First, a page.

British Columbia’s housing crisis has contributed to the abundance of homelessness in Vancouver, as well as the numbers of seniors, renters, Indigenous people, communities of colour and working families having to relocate out of the city, pushing up rents elsewhere, while extending commutes, increasing carbon emissions and decreasing recreational and family time. What was true before this pandemic is even more true now: people need homes — homes that are secure, affordable, beautiful and community-oriented.
The opportunity of a large-scale, geographically dispersed build out of public infrastructure could also create thousands of good jobs in all regions of our province. While people need homes, people also need jobs — dependable, family-supporting training and employment for those who this crisis, and a boom-and-bust economy, have left behind.
The importance of a strong and healthy public sector has never been more evident. It has been clear for years that the private sector alone is incapable of solving our housing crisis. In the realm of housing there isn’t enough overlap between profit and public good, and no amount of negotiation or incentive can resolve that tension. A public option for housing, including robust community and co-operative housing, is our only practical solution.
Additionally, the urgency of the climate emergency continues amid and beyond this pandemic, and good housing policy is also good climate policy. In urban and suburban centers, the bulk of carbon emissions come from buildings and from transportation. Zero-emission buildings, as part of complete, walkable, transit-oriented communities, are central to the carbon-free economy we need to transition to as quickly as possible.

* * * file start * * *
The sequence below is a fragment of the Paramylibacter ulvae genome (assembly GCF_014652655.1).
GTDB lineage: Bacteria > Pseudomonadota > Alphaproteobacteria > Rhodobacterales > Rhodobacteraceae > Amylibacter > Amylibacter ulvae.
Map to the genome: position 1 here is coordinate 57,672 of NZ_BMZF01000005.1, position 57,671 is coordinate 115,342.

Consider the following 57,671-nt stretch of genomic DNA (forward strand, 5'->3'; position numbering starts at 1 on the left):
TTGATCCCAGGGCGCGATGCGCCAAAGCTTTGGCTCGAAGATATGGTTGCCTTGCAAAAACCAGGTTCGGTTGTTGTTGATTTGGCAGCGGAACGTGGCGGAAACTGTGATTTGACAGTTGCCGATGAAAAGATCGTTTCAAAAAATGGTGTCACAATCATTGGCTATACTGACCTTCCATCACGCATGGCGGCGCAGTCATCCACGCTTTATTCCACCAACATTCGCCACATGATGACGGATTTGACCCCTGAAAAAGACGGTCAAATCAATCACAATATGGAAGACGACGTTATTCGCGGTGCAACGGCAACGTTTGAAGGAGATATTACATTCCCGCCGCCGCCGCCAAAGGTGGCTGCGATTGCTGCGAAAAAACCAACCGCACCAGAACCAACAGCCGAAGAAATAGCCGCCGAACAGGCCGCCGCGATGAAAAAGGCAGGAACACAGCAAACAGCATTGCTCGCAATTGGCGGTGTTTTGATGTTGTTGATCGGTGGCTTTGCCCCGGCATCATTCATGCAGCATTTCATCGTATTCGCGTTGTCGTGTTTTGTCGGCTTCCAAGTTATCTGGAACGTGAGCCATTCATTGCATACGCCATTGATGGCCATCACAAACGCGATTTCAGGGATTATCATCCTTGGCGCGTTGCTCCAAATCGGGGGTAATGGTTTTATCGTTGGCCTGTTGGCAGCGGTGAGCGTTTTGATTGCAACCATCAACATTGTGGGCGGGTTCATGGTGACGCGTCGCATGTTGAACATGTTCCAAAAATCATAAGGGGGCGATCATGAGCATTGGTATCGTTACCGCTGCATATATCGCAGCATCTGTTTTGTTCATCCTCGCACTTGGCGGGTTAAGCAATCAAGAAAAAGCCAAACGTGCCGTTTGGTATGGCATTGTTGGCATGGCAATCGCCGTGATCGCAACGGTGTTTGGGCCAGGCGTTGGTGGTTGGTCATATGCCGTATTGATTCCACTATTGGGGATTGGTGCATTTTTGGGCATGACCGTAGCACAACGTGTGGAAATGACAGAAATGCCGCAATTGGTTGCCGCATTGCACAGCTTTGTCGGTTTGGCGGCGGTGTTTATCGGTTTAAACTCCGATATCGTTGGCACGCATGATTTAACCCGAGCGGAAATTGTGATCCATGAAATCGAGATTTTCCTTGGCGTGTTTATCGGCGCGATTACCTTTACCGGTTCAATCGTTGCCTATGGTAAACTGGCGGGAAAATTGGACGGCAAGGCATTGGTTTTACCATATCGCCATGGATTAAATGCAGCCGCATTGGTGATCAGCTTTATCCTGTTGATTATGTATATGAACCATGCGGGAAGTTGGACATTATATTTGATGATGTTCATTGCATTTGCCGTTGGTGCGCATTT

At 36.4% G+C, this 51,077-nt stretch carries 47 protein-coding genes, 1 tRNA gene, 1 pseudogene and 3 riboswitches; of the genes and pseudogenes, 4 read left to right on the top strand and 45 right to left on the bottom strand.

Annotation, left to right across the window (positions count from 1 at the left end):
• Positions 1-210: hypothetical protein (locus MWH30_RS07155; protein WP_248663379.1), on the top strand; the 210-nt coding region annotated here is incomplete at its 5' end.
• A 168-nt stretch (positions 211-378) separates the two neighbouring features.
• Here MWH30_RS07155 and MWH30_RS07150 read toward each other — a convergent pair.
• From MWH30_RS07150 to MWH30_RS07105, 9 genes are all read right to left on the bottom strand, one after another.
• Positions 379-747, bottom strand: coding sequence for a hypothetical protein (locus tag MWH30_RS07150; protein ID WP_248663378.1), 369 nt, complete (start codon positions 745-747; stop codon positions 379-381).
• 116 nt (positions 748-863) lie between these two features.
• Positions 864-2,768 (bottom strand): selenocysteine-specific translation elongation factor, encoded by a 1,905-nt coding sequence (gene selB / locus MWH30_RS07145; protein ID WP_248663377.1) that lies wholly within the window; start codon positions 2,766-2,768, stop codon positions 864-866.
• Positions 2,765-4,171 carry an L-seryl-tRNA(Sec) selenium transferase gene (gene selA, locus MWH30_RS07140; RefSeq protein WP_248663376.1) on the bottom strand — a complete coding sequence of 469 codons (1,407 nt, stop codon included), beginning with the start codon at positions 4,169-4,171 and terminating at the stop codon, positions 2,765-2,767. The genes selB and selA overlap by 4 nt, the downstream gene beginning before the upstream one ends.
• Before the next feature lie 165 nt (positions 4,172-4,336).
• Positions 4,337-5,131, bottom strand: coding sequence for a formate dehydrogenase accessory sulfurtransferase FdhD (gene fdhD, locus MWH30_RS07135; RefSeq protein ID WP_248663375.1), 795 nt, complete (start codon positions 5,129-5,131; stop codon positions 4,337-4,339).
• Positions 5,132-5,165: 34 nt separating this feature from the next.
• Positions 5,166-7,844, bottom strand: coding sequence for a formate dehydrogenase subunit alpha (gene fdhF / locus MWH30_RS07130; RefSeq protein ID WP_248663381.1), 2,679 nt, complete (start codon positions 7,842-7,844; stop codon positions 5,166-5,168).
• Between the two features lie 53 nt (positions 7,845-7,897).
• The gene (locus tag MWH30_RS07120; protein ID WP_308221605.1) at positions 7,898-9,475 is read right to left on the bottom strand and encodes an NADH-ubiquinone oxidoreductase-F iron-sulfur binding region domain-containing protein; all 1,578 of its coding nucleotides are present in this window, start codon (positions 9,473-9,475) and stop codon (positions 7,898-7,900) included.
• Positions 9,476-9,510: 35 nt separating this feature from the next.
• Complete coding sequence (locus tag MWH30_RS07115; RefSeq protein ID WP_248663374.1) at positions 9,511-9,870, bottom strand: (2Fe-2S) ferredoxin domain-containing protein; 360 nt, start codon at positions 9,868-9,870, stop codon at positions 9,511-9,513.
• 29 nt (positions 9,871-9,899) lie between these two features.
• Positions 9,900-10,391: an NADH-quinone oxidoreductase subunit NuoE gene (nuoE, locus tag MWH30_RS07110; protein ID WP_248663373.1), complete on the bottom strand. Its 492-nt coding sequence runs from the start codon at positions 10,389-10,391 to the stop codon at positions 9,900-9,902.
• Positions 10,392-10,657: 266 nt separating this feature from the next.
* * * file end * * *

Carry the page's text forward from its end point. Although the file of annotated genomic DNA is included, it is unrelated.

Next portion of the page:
With interest rates at a historic low, well below the rate of inflation, governments stand to make money by borrowing and building. Particularly as we would be investing in infrastructure that would pay for itself through monthly rents, likely even generating positive net public revenue, while creating jobs, lessening the housing crisis, and taking meaningful climate action. This economic context makes it an opportune moment to be borrowing and investing like never before.
As municipalities face difficult financial decisions, it is imperative that their land holdings be used to serve community needs and not be sold for short-term gains. Building publicly supported housing on land in municipal land banks will ensure affordable housing in perpetuity that will contribute to socially and economically sustainable communities. Local governments like Vancouver are already contributing public land for non-market housing. We can and should be even more ambitious in our land acquisition in order to create the amount of public and non-market housing that is needed. And if senior levels of government aren’t funding enough of it, we should give the Vancouver Affordable Housing Agency the muscle and mandate to build it ourselves.
This is the time for ambitious, public investments in people and in communities. This is the time to invest in a public option for housing, across British Columbia.
By Christine Boyle, Penny Gurstein, Matthew Norris and Jim Stanford .Christine Boyle is a Vancouver city councillor with OneCity Vancouver. Penny Gurstein is a professor in the School of Community and Regional Planning at UBC. Matthew Norris is vice-president of the Urban Native Youth Association. Jim Stanford is an economist and director of the Centre for Future Work.